Why Is My Control Panel Or Switchboard So Expensive?

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Ever wondered why the electrical scope on some projects is so much more expensive than others?The primary reason is the requirements of the project or site electrical specification. In most cases these specifications are essential for standardisation and consistency in quality, but we’ve all run into situations where a consultant has ‘copy-pasted’ chunks from other projects with no thought for the practicality or impact on cost.

Here’s a quick rundown of the most common areas where costs can skyrocket.

Enclosure types and finishes

The enclosure type and material can have a huge impact on cost. At the bottom end of the scale, an ‘off-the-shelf’ wall-mount powder-coated cabinet can cost a few hundred dollars, while a large free-standing cabinet with multiple cubicles – either custom-made or assembled using a modular system – can cost $5-10k or more.

The material used is also a big factor: stainless steel can cost twice as much as mild steel, while aluminium enclosures generally need to be custom made. Thicker material adds expense as well.

Finally, the cabinet finish can impact cost. Powder coating is the cheapest and most common, but some consultants specify a painted or baked enamel finish which are much more expensive. Polished stainless steel is also a very costly finish.

Forms of segregation

Segregation describes whether and how the functional units inside a switchboard are separated from each other – for example, by having each motor starter or power feed in its own cubicle.

Higher levels of segregation (e.g. Form 3 and Form 4) are important for high-current switchboards where the operator may be exposed to dangerous voltages and currents during maintenance, but may be overkill for smaller boards.

A Form 3 board can cost 2-4 times the cost of a Form 1 (single compartment) board.

Specified brands of equipment

This is where costs can really escalate. Take PLC’s for example.

An AB MicroLogix small PLC (with onboard I/O) sells at a list price of around $1600. You can add I/O cards if required and have a complete PLC rack for around $3k (list).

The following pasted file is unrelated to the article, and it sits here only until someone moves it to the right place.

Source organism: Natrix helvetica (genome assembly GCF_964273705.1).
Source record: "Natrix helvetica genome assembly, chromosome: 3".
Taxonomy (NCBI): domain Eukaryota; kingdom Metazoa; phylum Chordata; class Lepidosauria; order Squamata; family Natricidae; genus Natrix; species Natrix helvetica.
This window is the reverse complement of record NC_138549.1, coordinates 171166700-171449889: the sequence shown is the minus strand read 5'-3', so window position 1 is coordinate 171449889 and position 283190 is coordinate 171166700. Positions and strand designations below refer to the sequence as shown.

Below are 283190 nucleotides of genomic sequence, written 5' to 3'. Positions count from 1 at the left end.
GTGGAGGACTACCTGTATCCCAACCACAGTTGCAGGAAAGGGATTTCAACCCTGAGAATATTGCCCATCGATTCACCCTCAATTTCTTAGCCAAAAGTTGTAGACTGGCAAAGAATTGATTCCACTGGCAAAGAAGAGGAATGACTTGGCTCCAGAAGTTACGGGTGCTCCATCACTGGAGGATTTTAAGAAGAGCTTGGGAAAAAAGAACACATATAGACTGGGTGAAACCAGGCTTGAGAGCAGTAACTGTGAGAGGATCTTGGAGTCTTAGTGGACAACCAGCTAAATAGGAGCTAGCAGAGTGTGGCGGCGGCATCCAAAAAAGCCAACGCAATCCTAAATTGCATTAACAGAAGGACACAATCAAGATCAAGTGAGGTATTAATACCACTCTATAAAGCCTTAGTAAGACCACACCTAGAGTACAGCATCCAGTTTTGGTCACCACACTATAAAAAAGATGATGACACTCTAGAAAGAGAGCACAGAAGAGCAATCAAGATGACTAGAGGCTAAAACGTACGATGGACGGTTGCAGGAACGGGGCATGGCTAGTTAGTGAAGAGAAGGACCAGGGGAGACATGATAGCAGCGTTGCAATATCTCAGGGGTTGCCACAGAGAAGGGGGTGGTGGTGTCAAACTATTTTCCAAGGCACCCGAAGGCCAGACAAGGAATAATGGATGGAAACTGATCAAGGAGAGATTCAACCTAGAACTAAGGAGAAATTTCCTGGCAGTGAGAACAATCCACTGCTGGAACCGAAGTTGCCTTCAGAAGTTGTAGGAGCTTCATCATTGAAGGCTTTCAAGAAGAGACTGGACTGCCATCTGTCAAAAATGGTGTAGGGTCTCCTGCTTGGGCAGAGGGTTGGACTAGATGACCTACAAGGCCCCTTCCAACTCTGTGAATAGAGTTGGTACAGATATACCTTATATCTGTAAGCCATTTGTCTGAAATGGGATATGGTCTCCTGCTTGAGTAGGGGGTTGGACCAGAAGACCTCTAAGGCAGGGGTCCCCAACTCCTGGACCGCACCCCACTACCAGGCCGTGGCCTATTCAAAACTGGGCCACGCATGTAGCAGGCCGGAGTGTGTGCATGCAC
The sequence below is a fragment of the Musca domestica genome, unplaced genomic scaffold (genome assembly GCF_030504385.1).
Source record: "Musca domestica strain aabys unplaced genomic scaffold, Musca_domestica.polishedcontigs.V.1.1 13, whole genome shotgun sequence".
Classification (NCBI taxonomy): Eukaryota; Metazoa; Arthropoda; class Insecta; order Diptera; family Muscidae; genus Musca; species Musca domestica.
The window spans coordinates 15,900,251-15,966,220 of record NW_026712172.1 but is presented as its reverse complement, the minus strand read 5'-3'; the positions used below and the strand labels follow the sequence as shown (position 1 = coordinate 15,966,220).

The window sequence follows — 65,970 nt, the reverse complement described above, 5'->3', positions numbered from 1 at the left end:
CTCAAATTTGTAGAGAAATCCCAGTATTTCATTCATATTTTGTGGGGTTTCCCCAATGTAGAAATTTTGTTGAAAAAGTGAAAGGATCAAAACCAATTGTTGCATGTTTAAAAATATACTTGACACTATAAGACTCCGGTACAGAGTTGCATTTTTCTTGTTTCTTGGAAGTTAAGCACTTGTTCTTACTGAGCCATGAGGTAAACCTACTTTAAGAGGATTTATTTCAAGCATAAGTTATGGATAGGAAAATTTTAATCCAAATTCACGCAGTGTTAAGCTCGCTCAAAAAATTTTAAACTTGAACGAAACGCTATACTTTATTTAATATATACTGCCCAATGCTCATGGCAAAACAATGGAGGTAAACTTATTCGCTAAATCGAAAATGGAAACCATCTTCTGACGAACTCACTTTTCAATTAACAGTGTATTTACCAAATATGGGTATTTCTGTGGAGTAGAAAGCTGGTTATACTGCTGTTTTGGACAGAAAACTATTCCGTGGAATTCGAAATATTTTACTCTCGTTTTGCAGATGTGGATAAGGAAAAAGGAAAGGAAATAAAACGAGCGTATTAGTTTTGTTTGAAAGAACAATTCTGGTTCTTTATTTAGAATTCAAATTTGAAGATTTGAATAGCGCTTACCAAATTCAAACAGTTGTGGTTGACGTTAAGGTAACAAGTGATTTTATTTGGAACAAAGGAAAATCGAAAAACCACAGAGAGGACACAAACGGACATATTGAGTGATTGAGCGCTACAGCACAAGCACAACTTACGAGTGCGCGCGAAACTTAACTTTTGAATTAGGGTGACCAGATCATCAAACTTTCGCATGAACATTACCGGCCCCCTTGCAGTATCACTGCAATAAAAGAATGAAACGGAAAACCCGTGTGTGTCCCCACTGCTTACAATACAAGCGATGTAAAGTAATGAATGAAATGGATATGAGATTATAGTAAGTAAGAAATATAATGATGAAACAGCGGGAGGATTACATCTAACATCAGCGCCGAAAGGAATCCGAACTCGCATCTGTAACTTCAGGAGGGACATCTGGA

Meanwhile, for the ‘top of the range’ AB ControlLogix you’re looking at $24k – just for the CPU. After adding a chassis, power supply and a few I/O you can easily get to around the $35k mark (list) – more than 10 times the cost of a MicroLogix.

Obviously for larger systems, a small PLC won’t have the capacity or features required so a larger PLC is specified.

This is a common scenario in larger projects with multiple smaller equipment packages, all with their own PLC’s: the consultant expects the site PLC specification to apply to all packaged systems on the site as well.

For a small system with a few I/O, an over-specced PLC can add a huge amount of cost for virtually no benefit.

And the same can apply to variable speed drives, HMI’s, RTU’s, modems, switchgear and any other expensive components inside a switchboard.

Type testing

Type testing describes the standardised test procedure conducted by testing authorities for a particular design of switchboard. It’s most common in power distribution and other high current boards, and provides assurance that the switchboard can remain safe in the event of a catastrophic fault.

In the context of smaller, low current (<100A) control panels and switchboards, it rapidly becomes overkill.

Adding the requirement for type testing to a small control panel can double, triple or quadruple the cost without delivering any discernible safety benefits to the end user.

That’s four of the biggest contributors to cost from electrical specifications; all the best with your future projects!

(Image credit: FreePik.com)